Something I’ve learnt is that when I have a difficult decision to make it helps to view the situation from a different perspective and sometimes that happens quickest when you talk to someone.

However, it’s important to make sure that you’re talking to the right person.

For me that would be:

Someone I trust.

Someone I look up to.

Someone I admire.

Someone who has my best interests at heart.

Someone who will give impartial advice.

Someone with experience.

When you feel stuck and want some advice you probably want it from someone who can help steer you in the right direction rather than someone who leaves you feeling stressed or further fuels your indecision.

Whilst recently asking for advice I realised that often the main thing I want is someone who can shift my perspective.

Perhaps to not even advise on my specific situation but to remind me that I’m capable of making the ‘right’ decision.

Everything must go!

There’s a lesson in almost everything.

How much stuff are you holding onto that doesn’t feel good.

Think about who or what you’re following on social media, what are you subscribed to, the contents of your closet or home space.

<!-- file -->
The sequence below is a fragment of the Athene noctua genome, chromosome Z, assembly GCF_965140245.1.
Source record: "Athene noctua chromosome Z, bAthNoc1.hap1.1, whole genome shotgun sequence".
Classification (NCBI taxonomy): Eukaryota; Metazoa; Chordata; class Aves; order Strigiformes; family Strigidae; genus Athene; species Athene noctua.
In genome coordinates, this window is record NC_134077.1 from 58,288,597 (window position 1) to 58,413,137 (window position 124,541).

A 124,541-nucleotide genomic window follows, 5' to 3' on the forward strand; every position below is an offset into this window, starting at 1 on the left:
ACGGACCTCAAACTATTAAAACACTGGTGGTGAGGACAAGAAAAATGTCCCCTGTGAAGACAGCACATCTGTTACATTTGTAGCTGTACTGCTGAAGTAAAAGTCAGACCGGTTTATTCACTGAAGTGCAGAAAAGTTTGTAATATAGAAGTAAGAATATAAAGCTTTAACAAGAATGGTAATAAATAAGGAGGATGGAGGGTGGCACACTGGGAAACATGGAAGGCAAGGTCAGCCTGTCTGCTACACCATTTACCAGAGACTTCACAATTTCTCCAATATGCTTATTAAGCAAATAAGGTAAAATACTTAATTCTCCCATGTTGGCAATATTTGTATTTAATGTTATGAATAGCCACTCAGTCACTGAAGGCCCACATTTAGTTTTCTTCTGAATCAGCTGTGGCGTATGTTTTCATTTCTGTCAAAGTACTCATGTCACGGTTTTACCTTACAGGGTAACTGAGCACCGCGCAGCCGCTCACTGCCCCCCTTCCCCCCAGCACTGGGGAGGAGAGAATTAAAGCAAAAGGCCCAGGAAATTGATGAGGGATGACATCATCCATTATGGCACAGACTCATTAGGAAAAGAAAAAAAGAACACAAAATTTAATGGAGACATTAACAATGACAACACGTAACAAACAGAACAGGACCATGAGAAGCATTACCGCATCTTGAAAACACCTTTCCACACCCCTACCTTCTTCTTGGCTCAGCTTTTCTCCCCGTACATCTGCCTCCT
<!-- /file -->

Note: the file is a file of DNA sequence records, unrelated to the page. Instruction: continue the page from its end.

How does it make you feel?

If it doesn’t feel good, why not?

Furthermore, why are you still holding onto it?

A think a bi-annual (if not seasonal) life cull is a useful way to ensure that you’re only letting the good stuff stay. It’s important to be strict when you cull or else you end up keeping things for no real reason, you have to be honest with yourself about what you actually want or need in your life.

Do you need those slingbacks from 6 years ago that you’ve only worn once?

Do you need to keep following that stranger who is friends with that super hardworking, inspiring and stylish woman (who is also a stranger)?

Or how about that book you know you’ll never read or those old bedsheets that are just taking up space?

If it’s not something you use, know you will use or doesn’t serve any purpose in your life aside from being clutter then there’s not much use holding onto it.

When you’re going on a journey, you can’t take everything with you.

Godin, sunk costs and making the right decision

In the process of making a difficult decision I turned to the words of Seth Godin for guidance. I found a few useful posts on sunk costs and it made me realise one of the things I needed to stop considering.

The past.

When making plans for the future if you do it based on past experiences that didn’t go to plan it taints your mind.

Decisions based on the past are too often made from a place of fear or include factors that have no bearing on the future unless you let them.

I think it’s useful to start by wiping your slate clean. Start with where you’re at right now and weigh up the pros and cons of both choices. And consider what you want and what your personal plans are not just what looks good on the outside.